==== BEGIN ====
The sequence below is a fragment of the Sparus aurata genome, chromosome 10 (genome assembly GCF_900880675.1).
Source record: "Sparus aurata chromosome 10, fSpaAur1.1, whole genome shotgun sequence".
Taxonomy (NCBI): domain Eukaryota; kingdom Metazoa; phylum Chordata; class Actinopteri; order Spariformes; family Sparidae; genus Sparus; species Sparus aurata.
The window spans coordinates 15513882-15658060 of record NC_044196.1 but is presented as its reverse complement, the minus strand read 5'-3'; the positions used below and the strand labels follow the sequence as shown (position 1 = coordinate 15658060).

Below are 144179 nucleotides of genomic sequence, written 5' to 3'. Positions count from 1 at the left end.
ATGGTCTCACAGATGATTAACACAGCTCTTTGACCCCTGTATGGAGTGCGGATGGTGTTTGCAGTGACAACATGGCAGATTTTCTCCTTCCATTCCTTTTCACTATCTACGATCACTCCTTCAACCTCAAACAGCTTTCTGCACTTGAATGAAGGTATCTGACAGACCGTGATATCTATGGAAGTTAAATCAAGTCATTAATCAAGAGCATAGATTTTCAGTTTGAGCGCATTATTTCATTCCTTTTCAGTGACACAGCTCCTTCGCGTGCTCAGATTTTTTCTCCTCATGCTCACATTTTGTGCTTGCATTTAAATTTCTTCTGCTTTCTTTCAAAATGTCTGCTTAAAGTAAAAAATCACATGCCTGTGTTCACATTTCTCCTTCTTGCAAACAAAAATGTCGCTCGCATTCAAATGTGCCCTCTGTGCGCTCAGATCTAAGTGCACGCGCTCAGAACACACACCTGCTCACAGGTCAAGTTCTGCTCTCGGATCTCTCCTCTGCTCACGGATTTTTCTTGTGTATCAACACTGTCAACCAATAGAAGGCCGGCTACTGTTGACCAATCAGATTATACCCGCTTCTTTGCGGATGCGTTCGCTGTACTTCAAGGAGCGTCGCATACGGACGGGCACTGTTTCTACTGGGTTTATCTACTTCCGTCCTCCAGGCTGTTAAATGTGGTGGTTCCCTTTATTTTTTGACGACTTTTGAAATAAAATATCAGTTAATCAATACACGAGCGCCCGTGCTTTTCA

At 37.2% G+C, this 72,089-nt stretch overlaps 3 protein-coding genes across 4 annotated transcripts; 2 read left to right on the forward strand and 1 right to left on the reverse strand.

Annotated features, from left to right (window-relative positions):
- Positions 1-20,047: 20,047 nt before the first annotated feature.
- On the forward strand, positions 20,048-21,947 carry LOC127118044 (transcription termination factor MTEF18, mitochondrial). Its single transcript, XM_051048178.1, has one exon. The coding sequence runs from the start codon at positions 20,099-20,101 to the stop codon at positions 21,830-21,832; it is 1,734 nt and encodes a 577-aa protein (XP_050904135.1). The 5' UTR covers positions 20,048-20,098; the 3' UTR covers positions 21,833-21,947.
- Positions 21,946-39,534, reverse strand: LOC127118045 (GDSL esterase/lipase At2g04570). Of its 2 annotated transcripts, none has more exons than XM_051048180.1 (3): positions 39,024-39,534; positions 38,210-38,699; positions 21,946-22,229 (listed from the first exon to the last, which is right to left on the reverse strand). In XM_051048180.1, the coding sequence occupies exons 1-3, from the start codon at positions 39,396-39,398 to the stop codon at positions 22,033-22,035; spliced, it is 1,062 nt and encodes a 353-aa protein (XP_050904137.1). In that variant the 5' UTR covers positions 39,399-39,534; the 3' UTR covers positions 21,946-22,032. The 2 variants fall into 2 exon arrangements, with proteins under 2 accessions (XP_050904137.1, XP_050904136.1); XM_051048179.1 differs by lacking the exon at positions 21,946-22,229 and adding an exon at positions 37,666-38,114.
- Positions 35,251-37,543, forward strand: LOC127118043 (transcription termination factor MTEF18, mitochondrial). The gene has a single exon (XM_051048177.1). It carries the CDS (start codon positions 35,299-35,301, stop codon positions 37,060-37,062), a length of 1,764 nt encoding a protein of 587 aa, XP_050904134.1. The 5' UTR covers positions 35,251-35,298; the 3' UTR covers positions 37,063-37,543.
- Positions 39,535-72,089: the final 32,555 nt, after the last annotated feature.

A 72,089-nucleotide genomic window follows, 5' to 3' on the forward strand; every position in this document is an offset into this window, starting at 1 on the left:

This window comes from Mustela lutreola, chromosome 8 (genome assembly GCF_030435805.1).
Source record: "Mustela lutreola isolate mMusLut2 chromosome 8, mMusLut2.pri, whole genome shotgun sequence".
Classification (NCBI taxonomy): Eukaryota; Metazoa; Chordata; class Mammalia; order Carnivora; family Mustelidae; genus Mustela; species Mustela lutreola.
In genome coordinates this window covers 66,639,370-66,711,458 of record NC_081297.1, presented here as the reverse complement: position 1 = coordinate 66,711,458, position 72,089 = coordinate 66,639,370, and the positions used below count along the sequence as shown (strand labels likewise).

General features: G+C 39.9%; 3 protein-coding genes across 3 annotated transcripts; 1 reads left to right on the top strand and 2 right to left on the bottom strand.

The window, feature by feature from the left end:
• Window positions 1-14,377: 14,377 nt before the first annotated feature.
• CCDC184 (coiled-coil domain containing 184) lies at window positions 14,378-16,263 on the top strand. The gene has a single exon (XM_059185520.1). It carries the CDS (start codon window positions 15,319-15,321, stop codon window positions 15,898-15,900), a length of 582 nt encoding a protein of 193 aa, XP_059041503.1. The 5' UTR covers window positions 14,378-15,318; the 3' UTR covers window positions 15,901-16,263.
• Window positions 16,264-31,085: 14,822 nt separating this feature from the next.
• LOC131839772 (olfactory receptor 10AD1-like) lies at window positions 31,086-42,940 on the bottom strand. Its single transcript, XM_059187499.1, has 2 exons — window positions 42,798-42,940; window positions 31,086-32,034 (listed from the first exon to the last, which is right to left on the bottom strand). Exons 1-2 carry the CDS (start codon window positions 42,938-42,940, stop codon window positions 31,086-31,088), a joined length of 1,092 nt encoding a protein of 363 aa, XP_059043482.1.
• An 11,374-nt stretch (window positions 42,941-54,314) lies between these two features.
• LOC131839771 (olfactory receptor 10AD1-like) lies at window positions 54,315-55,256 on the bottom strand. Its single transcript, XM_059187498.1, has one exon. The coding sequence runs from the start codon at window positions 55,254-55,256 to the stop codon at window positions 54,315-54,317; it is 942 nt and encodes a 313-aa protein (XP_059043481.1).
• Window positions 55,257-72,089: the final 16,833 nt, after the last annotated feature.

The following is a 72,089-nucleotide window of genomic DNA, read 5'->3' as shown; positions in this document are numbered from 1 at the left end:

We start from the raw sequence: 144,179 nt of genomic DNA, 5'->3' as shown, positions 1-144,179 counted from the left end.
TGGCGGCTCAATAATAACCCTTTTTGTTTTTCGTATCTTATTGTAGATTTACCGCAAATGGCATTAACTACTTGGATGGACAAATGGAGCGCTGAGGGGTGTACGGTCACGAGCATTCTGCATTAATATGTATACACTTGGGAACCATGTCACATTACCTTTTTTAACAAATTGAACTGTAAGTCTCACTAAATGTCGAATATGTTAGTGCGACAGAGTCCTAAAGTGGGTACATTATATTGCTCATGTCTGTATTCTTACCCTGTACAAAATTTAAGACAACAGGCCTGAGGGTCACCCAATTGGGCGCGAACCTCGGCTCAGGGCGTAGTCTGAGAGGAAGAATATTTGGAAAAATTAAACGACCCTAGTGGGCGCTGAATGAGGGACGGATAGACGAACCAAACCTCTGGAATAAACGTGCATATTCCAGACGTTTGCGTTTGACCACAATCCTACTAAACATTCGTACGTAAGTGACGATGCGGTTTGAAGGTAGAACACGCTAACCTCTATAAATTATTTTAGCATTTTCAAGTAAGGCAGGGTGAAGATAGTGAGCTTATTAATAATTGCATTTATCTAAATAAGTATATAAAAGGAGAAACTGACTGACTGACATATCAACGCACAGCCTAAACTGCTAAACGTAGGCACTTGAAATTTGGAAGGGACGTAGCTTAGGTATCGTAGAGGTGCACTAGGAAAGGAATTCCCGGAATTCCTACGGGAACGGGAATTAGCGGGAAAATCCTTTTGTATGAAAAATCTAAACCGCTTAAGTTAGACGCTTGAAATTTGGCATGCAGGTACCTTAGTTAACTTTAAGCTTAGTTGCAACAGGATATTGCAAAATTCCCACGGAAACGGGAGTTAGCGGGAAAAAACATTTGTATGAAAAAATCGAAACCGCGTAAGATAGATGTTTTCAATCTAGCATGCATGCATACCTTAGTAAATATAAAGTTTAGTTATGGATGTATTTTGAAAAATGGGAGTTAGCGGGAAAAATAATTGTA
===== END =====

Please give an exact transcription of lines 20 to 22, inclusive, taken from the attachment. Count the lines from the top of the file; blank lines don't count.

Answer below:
The window, feature by feature from the left end:
• Window positions 1-14,377: 14,377 nt before the first annotated feature.
• CCDC184 (coiled-coil domain containing 184) lies at window positions 14,378-16,263 on the top strand. The gene has a single exon (XM_059185520.1). It carries the CDS (start codon window positions 15,319-15,321, stop codon window positions 15,898-15,900), a length of 582 nt encoding a protein of 193 aa, XP_059041503.1. The 5' UTR covers window positions 14,378-15,318; the 3' UTR covers window positions 15,901-16,263.